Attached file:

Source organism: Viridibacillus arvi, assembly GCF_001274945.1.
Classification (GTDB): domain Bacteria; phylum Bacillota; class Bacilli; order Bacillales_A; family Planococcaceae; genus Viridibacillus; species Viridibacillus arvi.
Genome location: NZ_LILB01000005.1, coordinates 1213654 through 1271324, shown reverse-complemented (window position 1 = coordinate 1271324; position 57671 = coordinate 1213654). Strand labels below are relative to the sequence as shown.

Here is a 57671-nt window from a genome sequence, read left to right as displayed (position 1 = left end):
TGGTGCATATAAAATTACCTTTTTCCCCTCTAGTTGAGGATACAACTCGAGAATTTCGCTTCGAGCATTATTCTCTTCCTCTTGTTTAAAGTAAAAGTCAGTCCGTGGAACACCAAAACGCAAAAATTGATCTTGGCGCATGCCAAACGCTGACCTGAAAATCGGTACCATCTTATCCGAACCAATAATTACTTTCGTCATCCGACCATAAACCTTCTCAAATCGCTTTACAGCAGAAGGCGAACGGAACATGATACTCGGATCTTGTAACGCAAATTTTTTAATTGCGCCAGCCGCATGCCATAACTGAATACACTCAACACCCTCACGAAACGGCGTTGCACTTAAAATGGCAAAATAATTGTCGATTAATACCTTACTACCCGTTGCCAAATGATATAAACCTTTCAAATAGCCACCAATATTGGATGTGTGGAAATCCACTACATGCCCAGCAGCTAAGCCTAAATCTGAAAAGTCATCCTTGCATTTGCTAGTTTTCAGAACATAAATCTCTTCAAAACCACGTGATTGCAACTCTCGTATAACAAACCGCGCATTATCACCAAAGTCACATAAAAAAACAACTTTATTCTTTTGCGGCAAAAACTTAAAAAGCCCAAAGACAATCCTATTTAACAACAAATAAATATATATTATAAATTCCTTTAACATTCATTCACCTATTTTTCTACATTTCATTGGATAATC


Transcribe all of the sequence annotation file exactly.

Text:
Source organism: Viridibacillus arvi, assembly GCF_001274945.1.
Classification (GTDB): domain Bacteria; phylum Bacillota; class Bacilli; order Bacillales_A; family Planococcaceae; genus Viridibacillus; species Viridibacillus arvi.
Genome location: NZ_LILB01000005.1, coordinates 1213654 through 1271324, shown reverse-complemented (window position 1 = coordinate 1271324; position 57671 = coordinate 1213654). Strand labels below are relative to the sequence as shown.

Here is a 57671-nt window from a genome sequence, read left to right as displayed (position 1 = left end):
TGGTGCATATAAAATTACCTTTTTCCCCTCTAGTTGAGGATACAACTCGAGAATTTCGCTTCGAGCATTATTCTCTTCCTCTTGTTTAAAGTAAAAGTCAGTCCGTGGAACACCAAAACGCAAAAATTGATCTTGGCGCATGCCAAACGCTGACCTGAAAATCGGTACCATCTTATCCGAACCAATAATTACTTTCGTCATCCGACCATAAACCTTCTCAAATCGCTTTACAGCAGAAGGCGAACGGAACATGATACTCGGATCTTGTAACGCAAATTTTTTAATTGCGCCAGCCGCATGCCATAACTGAATACACTCAACACCCTCACGAAACGGCGTTGCACTTAAAATGGCAAAATAATTGTCGATTAATACCTTACTACCCGTTGCCAAATGATATAAACCTTTCAAATAGCCACCAATATTGGATGTGTGGAAATCCACTACATGCCCAGCAGCTAAGCCTAAATCTGAAAAGTCATCCTTGCATTTGCTAGTTTTCAGAACATAAATCTCTTCAAAACCACGTGATTGCAACTCTCGTATAACAAACCGCGCATTATCACCAAAGTCACATAAAAAAACAACTTTATTCTTTTGCGGCAAAAACTTAAAAAGCCCAAAGACAATCCTATTTAACAACAAATAAATATATATTATAAATTCCTTTAACATTCATTCACCTATTTTTCTACATTTCATTGGATAATC